by: Evan Brandt
March 12, 2012

After the Fukushima disaster, personnel from Exelon were dispatched to Japan to provide expertise. In the year since, actions taken at the Limerick reactors have included: creating, revising, and verifying over 200 procedures; additional training on backup emergency equipment pump; hands on pump trailer training; review of over 90 pieces of portable and installed equipment; inspection of external and internal design barriers and seals; modified training and main control room simulations to address post-Fukushima lessons.

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Support is growing for U.S. nuclear power post-Fukushima, survey says

Power Engineering Magazine

February 27, 2012

A new poll shows that support for nuclear power in the U.S. has increased recently; 64 percent of respondents now say they support nuclear energy, only 7 points below where it had been before the Fukushima meltdown. Opposition has also fallen, down to 33 percent from 35 percent in September. Over 80 percent of respondents believe that nuclear energy will play a key role in America’s future electricity demands and that the U.S. should learn from Fukushima to develop advanced nuclear power plants. Two-thirds of those polled are okay with new reactors being built at current sites, while 58 percent support building new sites.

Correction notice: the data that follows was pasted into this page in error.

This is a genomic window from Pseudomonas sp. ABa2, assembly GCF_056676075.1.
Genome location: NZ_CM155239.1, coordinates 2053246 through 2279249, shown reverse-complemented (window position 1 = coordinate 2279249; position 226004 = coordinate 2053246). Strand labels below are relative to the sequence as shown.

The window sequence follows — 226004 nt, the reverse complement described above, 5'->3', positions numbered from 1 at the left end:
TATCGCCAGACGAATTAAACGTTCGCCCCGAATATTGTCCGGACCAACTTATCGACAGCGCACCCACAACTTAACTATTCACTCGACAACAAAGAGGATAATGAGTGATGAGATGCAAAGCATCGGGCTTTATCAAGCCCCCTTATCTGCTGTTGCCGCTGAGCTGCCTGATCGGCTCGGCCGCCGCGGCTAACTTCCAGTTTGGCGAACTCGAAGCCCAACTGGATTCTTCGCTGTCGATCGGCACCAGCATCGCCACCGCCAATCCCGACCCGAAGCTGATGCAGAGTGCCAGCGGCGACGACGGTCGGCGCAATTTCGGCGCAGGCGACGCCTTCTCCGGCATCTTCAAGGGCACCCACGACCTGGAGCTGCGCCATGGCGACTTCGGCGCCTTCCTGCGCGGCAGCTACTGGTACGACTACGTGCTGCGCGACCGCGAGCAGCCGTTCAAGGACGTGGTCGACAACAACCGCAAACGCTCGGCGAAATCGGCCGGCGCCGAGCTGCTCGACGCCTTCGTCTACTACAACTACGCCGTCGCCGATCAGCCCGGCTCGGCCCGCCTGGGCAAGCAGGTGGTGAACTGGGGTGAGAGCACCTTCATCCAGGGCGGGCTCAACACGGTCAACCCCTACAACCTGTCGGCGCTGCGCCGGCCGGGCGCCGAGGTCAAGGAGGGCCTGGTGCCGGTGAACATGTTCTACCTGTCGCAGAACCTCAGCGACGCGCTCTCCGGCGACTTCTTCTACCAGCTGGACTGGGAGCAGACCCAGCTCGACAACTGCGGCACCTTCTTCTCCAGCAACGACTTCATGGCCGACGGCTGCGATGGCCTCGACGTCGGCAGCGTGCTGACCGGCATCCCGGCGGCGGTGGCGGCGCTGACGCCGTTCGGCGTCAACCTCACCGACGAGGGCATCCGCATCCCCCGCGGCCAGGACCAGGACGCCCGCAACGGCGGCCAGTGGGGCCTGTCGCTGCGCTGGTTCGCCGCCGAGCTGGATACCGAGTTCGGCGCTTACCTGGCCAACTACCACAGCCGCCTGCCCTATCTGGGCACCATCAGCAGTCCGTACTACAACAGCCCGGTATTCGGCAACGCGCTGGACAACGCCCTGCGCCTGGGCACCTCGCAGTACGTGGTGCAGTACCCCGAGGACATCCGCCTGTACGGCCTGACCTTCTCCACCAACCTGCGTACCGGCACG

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Nuclear Plants are Powerful Economic Engines

U.S. News & World Report

by: Eric Loewen
February 3, 2012

The American Nuclear Society strongly believes that nuclear energy for the production of stable, diversified baseload electricity in the United States should be expanded. Demand for electricity continues to increase as we move to a more digital, electrified society. At present, however, nuclear energy only accounts for about 20 percent of all electricity in the United States. Nuclear energy is the only energy source whose technology is both proven and becoming safer and more efficient. Along with reducing our carbon footprint and improving productive efficiency, newly Nuclear Regulatory Commission approved nuclear facility designs show themselves to be good for local economies. The construction of only one new plant will initially create 1,700 jobs with the promise of additional highly paid, skilled employment, and eventually will generate $400 million to $600 million in revenue for the community.

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Nuclear Power’s Undeserved Bad Year

White House Chronicle

by: Llewellyn King
December 31, 2011

The great event of the nuclear calendar for 2011 was the earthquake and tsunami that hammered three reactors at the Fukushima Daiichi plant in Japan. As with all accidents or even incidents, nuclear is held to a standard of safety orders of magnitude stricter than is applied to any other industrial activity, including other big energy undertakings, like oil refining, chemical production and transportation, and aviation. The suspicion that falls upon nuclear technology is not only unfair – it is uneven.